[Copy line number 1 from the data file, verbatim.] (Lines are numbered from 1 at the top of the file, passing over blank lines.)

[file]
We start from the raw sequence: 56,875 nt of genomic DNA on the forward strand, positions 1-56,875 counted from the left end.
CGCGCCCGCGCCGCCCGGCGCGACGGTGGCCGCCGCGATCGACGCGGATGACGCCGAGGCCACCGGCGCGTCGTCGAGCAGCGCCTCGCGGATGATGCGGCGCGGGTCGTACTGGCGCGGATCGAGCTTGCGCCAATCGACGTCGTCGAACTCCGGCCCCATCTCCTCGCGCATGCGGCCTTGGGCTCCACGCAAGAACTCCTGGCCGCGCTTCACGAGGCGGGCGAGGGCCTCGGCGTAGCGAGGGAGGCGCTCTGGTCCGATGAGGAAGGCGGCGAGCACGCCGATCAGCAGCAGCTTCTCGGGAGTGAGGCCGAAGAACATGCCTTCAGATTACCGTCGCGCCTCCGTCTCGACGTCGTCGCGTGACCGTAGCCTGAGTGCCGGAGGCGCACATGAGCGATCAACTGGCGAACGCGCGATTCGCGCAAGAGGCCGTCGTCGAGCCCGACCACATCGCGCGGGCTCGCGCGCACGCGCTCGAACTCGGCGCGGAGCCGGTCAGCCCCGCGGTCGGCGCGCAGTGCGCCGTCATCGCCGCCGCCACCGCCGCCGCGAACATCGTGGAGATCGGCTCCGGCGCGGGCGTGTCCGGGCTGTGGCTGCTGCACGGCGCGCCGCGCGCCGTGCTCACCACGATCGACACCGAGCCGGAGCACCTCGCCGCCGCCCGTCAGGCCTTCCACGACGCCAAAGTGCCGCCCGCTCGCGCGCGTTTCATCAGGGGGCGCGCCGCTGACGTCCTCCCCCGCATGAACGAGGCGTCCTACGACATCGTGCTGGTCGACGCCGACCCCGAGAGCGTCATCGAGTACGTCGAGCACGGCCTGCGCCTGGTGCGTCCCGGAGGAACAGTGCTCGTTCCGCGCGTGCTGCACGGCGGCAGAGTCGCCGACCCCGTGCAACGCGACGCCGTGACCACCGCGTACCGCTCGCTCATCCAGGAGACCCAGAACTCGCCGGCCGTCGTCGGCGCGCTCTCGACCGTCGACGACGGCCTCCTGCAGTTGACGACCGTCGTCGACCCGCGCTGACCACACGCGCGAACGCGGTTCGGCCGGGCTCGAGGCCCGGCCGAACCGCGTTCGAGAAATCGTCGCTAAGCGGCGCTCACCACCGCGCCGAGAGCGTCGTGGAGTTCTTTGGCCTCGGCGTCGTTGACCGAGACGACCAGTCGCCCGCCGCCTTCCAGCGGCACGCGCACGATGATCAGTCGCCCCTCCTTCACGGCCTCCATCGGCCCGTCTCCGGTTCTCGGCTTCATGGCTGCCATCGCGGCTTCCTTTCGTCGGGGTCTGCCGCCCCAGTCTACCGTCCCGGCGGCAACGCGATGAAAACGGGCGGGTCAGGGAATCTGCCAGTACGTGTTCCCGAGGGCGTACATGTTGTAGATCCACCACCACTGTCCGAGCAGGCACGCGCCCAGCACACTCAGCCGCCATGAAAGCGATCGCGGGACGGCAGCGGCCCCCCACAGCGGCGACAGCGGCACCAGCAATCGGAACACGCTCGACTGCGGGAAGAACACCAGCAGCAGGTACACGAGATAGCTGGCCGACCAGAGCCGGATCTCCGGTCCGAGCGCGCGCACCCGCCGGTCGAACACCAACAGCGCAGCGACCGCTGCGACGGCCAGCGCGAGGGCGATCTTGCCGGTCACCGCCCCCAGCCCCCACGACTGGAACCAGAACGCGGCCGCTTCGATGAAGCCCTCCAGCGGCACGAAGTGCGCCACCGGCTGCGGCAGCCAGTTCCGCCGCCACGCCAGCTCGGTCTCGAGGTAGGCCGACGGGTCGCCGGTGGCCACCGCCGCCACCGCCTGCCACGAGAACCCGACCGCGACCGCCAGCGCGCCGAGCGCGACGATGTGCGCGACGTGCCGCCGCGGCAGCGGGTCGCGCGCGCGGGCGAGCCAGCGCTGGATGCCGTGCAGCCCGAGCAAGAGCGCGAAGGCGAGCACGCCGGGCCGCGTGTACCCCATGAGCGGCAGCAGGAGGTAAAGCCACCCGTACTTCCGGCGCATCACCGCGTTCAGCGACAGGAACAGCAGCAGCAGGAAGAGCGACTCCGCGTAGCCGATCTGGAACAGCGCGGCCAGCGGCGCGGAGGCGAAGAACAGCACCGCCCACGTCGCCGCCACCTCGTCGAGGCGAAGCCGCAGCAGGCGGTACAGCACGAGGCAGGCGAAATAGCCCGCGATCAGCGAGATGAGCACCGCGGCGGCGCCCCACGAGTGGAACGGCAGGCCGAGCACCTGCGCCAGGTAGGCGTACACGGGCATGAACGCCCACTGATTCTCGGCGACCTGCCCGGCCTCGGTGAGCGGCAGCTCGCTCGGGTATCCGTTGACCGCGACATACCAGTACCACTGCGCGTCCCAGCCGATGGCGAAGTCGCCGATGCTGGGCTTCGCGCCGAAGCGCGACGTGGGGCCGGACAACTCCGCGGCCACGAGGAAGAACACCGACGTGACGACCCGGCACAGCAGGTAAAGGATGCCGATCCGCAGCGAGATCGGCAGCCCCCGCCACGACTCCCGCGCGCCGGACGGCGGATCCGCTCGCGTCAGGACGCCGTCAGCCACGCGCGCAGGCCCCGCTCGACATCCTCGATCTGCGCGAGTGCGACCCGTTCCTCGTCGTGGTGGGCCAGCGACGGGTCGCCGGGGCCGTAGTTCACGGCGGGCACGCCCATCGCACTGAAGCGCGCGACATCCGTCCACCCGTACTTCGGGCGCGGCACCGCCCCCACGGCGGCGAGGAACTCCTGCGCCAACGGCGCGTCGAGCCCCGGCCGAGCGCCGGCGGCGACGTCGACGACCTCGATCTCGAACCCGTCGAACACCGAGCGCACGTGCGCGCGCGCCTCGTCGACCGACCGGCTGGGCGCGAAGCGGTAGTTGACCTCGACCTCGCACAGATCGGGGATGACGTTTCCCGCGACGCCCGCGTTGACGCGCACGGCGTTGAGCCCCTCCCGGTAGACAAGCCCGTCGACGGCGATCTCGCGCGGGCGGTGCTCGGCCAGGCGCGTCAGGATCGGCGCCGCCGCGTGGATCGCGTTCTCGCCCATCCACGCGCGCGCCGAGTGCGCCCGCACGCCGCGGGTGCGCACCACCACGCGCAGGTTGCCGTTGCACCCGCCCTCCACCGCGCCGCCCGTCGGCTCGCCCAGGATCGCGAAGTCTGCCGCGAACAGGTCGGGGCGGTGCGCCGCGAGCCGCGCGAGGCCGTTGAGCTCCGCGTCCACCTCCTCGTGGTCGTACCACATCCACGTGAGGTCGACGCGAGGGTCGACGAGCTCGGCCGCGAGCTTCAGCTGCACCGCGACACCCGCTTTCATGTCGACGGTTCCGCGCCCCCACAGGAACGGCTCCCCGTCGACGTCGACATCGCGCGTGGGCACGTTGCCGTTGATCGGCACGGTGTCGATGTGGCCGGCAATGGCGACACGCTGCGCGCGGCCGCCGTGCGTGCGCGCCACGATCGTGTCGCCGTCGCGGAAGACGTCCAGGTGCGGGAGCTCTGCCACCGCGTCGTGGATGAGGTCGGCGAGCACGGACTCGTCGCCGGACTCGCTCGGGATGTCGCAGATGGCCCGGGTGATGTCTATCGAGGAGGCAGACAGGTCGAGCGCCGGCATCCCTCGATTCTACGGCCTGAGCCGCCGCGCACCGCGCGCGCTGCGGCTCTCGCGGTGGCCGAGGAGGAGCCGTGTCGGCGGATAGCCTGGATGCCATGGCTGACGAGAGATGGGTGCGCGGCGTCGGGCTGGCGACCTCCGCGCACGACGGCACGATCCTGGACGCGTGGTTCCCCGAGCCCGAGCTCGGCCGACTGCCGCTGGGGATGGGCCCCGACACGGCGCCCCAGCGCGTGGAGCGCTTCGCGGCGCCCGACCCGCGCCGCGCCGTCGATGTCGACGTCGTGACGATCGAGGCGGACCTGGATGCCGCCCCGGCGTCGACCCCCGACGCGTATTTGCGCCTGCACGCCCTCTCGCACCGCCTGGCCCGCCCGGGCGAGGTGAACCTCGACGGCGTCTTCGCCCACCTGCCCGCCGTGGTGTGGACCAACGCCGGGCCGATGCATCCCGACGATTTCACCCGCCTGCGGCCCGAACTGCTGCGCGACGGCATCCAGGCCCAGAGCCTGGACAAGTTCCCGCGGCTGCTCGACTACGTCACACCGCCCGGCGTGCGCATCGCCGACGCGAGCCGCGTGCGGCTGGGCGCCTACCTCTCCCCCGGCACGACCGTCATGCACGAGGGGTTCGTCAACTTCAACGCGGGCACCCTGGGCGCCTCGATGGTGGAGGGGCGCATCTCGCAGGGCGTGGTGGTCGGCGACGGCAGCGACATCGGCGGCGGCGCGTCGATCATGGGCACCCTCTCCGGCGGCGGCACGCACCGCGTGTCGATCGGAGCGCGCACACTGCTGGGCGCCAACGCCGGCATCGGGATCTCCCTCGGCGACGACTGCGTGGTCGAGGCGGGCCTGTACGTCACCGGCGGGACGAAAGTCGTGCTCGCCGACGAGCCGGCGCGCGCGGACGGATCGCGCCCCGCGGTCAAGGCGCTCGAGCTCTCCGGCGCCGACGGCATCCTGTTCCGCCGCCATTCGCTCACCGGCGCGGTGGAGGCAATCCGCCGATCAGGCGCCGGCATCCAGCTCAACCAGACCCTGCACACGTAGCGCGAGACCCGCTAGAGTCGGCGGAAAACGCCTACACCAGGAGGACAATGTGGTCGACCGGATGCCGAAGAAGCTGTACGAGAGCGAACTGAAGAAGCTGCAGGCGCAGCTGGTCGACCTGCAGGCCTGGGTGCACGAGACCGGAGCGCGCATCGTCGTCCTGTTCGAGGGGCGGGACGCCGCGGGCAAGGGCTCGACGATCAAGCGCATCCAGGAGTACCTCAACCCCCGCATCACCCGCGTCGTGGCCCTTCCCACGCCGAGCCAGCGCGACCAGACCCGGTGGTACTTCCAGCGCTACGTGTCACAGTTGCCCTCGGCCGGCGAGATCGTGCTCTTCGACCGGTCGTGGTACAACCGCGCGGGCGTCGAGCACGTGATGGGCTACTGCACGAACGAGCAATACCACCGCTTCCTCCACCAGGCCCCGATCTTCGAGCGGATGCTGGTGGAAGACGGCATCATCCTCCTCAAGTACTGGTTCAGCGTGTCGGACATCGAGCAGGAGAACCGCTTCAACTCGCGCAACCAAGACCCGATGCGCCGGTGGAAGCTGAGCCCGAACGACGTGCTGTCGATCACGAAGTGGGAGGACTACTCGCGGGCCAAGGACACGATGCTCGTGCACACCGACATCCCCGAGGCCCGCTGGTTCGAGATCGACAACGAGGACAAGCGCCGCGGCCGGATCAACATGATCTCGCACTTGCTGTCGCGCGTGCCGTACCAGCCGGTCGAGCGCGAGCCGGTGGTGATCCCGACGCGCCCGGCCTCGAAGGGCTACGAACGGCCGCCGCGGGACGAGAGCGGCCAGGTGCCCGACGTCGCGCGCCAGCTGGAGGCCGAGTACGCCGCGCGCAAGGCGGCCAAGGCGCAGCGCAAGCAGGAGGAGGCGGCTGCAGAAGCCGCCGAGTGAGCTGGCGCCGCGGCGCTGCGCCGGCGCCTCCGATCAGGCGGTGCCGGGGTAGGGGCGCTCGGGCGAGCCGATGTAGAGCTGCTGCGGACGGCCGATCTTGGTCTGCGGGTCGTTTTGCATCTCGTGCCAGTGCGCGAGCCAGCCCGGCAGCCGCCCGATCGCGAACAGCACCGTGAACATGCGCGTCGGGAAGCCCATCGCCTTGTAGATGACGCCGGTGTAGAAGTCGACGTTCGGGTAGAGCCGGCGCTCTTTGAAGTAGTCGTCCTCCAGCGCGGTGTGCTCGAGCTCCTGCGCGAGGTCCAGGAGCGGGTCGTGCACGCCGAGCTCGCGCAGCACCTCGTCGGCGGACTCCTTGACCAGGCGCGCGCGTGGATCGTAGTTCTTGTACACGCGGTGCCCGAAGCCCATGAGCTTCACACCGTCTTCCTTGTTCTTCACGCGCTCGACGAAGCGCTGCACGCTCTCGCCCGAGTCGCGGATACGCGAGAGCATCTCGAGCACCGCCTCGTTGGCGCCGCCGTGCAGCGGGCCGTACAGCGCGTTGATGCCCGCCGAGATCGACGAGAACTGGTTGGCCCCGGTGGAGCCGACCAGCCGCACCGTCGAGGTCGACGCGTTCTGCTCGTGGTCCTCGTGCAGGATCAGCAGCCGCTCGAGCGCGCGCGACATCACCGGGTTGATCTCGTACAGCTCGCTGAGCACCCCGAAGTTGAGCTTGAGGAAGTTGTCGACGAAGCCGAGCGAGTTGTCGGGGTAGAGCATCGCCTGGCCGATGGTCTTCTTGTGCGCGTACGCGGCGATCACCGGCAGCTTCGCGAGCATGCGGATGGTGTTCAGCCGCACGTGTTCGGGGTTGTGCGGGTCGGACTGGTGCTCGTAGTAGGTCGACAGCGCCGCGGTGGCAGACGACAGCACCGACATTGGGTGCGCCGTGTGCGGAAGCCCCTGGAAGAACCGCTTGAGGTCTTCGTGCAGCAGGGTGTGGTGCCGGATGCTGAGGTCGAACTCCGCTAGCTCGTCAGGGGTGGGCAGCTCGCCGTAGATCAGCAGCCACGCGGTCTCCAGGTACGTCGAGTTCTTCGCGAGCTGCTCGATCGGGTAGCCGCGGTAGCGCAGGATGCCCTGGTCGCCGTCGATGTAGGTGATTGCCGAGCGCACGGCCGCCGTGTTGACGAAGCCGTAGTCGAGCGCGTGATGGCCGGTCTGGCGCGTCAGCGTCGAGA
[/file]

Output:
We start from the raw sequence: 56,875 nt of genomic DNA on the forward strand, positions 1-56,875 counted from the left end.